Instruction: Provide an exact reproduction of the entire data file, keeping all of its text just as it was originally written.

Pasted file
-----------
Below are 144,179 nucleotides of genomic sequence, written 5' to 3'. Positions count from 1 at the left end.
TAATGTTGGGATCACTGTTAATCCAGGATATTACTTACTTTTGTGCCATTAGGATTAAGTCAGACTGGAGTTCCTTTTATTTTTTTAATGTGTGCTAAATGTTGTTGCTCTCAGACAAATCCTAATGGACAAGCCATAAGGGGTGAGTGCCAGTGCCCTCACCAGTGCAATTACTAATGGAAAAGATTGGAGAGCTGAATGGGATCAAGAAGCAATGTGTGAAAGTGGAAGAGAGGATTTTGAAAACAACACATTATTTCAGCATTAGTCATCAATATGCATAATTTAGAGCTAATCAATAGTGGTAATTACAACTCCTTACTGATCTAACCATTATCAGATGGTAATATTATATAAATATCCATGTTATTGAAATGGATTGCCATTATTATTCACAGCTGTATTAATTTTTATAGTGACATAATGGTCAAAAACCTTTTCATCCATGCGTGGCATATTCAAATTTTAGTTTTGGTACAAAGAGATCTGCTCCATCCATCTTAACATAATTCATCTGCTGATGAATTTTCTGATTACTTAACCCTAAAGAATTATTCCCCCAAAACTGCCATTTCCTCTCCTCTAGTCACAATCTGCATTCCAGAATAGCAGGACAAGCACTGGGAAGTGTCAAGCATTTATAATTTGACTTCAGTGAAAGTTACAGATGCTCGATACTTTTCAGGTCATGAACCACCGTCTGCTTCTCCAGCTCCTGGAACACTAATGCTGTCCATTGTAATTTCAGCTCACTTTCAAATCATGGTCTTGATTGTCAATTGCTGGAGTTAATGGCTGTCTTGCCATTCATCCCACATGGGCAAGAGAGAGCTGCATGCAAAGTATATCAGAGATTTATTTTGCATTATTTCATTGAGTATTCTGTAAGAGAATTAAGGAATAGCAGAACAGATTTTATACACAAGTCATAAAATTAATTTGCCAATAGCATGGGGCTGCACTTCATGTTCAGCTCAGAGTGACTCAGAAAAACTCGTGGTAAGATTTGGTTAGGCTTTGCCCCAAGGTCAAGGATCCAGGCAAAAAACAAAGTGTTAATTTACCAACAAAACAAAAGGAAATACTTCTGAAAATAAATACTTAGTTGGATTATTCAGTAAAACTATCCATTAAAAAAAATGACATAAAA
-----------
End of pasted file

Below are 144,179 nucleotides of genomic sequence, written 5' to 3'. Positions count from 1 at the left end.
TAATGTTGGGATCACTGTTAATCCAGGATATTACTTACTTTTGTGCCATTAGGATTAAGTCAGACTGGAGTTCCTTTTATTTTTTTAATGTGTGCTAAATGTTGTTGCTCTCAGACAAATCCTAATGGACAAGCCATAAGGGGTGAGTGCCAGTGCCCTCACCAGTGCAATTACTAATGGAAAAGATTGGAGAGCTGAATGGGATCAAGAAGCAATGTGTGAAAGTGGAAGAGAGGATTTTGAAAACAACACATTATTTCAGCATTAGTCATCAATATGCATAATTTAGAGCTAATCAATAGTGGTAATTACAACTCCTTACTGATCTAACCATTATCAGATGGTAATATTATATAAATATCCATGTTATTGAAATGGATTGCCATTATTATTCACAGCTGTATTAATTTTTATAGTGACATAATGGTCAAAAACCTTTTCATCCATGCGTGGCATATTCAAATTTTAGTTTTGGTACAAAGAGATCTGCTCCATCCATCTTAACATAATTCATCTGCTGATGAATTTTCTGATTACTTAACCCTAAAGAATTATTCCCCCAAAACTGCCATTTCCTCTCCTCTAGTCACAATCTGCATTCCAGAATAGCAGGACAAGCACTGGGAAGTGTCAAGCATTTATAATTTGACTTCAGTGAAAGTTACAGATGCTCGATACTTTTCAGGTCATGAACCACCGTCTGCTTCTCCAGCTCCTGGAACACTAATGCTGTCCATTGTAATTTCAGCTCACTTTCAAATCATGGTCTTGATTGTCAATTGCTGGAGTTAATGGCTGTCTTGCCATTCATCCCACATGGGCAAGAGAGAGCTGCATGCAAAGTATATCAGAGATTTATTTTGCATTATTTCATTGAGTATTCTGTAAGAGAATTAAGGAATAGCAGAACAGATTTTATACACAAGTCATAAAATTAATTTGCCAATAGCATGGGGCTGCACTTCATGTTCAGCTCAGAGTGACTCAGAAAAACTCGTGGTAAGATTTGGTTAGGCTTTGCCCCAAGGTCAAGGATCCAGGCAAAAAACAAAGTGTTAATTTACCAACAAAACAAAAGGAAATACTTCTGAAAATAAATACTTAGTTGGATTATTCAGTAAAACTATCCATTAAAAAAAATGACATAAAA